Gita Sahgal was right

Gita Sahgal was right

Five years ago Gita Sahgal, head of the gender unit at Amnesty International, told the Amnesty bosses that it was a mistake to collaborate with Moazzem Begg, a mistake that would damage Amnesty’s reputation. The Sunday Times reported at the time:

 Sahgal describes Begg as ‘Britain’s most famous supporter of the Taliban’. He has championed the rights of jailed Al-Qaeda members and hate preachers, including Anwar al-Awlaki, the alleged spiritual mentor of the Christmas Day Detroit plane bomber.

 Sahgal, who has researched religious fundamentalism for 20 years, has decided to go public because she feels Amnesty has ignored her warnings for the past two years about the involvement of Begg in the charity’s Counter Terror With Justice campaign.

‘I believe the campaign fundamentally damages Amnesty International’s integrity and, more importantly, constitutes a threat to human rights,’ Sahgal wrote in an email to the organisation’s leaders on January 30. ‘To be appearing on platforms with Britain’s most famous supporter of the Taliban, whom we treat as a human rights defender, is a gross error of judgment.’

Moazzem Begg

Moazzem Begg

That seemed undeniable to me at the time, and it still does. Amnesty is a human rights organization, perhaps the best known such organization in the world. This is how they describe themselves:

As a global movement of over seven million people, Amnesty International is the world’s largest grassroots human rights organisation. We investigate and expose abuses, educate and mobilise the public, and help transform societies to create a safer, more just world. We received the Nobel Peace Prize for our life-saving work.

That is not the sort of organization that should be working with Taliban-supporters. It should be defending their rights, like anyone else’s, but that’s not at all the same thing as working with them. This is a fundamental distinction. Amnesty would be right to say that alleged fighters for Islamic State should get due process in a court of law, but that doesn’t mean Amnesty should share platforms with them or sign petitions with them. Cage was never a good fit with Amnesty.

But in 2010 Amnesty did not see it that way, and it forced Gita Sahgal out of the organization. Here is some of her statement on that event, via Women Living Under Muslim Laws:

The senior leadership of Amnesty International chose to answer the questions I posed about Amnesty International’s relationship with Moazzam Begg by affirming their links with him. Now they have also confirmed that the views of Begg, his associates and his organisation  Cageprisoners, do not trouble them.

They have stated that the idea of jihad in self defence is not antithetical to human rights; and have explained that they meant only the specific form of violent jihad that Moazzam Begg and others in Cageprisoners assert is the individual obligation of every Muslim …

Unfortunately, their stance has laid waste every achievement on women’s equality and made a mockery of the universality of rights. In fact, the leadership has effectively rejected a belief in universality as an essential basis for partnership.

Five years on, Asim Qureshi, Research Director of Cage, blamed MI5 for the radicalization of Mohammed Emwazi, aka Jihadi John, and was, as the Guardian put it, “reluctant to directly and explicitly condemn his actions”. Amnesty finally cut its ties with Cage.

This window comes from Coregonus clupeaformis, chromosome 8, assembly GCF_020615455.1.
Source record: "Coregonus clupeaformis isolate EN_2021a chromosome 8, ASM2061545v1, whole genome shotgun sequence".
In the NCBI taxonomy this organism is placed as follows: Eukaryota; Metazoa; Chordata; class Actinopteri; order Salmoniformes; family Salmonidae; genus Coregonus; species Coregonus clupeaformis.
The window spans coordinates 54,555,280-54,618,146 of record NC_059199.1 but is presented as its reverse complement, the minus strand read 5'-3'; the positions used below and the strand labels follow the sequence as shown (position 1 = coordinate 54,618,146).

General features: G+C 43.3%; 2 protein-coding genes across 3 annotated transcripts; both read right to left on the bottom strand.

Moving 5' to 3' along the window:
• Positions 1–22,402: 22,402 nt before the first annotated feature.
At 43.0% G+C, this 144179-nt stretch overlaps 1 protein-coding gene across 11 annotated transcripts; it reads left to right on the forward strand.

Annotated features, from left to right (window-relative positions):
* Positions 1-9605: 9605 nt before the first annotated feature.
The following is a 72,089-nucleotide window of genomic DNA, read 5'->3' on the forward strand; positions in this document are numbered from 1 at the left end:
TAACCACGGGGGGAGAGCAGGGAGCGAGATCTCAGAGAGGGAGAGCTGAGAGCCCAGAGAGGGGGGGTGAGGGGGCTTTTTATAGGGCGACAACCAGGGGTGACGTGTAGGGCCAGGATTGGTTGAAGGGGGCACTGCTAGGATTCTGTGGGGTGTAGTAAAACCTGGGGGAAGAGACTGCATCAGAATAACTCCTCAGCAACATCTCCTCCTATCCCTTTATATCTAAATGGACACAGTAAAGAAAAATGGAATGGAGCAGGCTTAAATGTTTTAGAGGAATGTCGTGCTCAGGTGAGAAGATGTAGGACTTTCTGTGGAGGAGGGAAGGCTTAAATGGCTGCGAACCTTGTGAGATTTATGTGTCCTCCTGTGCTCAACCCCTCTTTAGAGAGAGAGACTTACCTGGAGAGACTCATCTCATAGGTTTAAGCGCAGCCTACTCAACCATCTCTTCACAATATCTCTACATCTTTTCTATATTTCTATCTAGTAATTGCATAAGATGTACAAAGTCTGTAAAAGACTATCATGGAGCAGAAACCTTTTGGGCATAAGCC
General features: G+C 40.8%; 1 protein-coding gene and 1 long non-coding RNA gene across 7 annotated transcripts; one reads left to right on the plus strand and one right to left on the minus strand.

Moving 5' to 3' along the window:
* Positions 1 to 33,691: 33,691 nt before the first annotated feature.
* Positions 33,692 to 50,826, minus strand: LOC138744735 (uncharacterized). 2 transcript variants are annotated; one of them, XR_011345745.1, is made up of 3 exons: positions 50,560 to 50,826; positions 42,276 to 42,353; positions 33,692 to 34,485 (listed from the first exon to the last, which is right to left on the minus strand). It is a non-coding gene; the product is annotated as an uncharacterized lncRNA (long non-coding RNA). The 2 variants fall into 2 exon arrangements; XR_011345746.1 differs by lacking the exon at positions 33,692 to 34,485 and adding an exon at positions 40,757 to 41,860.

But did it apologize to Gita Sahgal? Did it admit she was right and it was wrong? Did it apologize to her? No it did not. It did the opposite of that – it said it was right then, and has taken a different stand now only because the situation has changed. Amnesty International UK’s Director Kate Allen said in a statement on March 12:

At the time that Gita Sahgal left Amnesty International, we commissioned an independent external review into our work with Cage and Moazzam Begg which concluded that it was reasonable for Amnesty to campaign with Cage and Moazzam Begg in his capacity as a former detainee at Guantanamo Bay.

Gita’s view was that it was inappropriate for Amnesty International to share a platform with individuals and organisations whose religious or political views were inconsistent with the full range of rights and women’s rights in particular. Amnesty International has never questioned the integrity of this view or the sincerity with which Gita held it. However, it is not uncommon for NGOs to enter into coalitions with other organisations or groups on one specific issue despite their disagreement on others.

Based on an extensive review of comments made by Cage Prisoners (as it was then known) then available to the public, we concluded that limited cooperation with Cage on the narrow issue of accountability for UK complicity in torture abroad was appropriate, given their consistent and credible messaging on this issue.

What a grudging and self-serving response. The issue wasn’t Sahgal’s sincerity or integrity, it was whether she was right about Cage and Moazzem Begg or not, and she clearly was. How ungenerous and unfair of Amnesty not to admit it. Sahgal was forced out of the organization because Amnesty refused to see that she was right five years ago; the least they could do now is admit that she was right all along.

Maajid Nawaz, co-founder and chairman of the Quilliam Foundation and LibDem candidate, has been energetically tweeting at Amnesty UK to apologize at #SorryGita, and others have been joining in. I’m hoping Amnesty will soon do the right thing.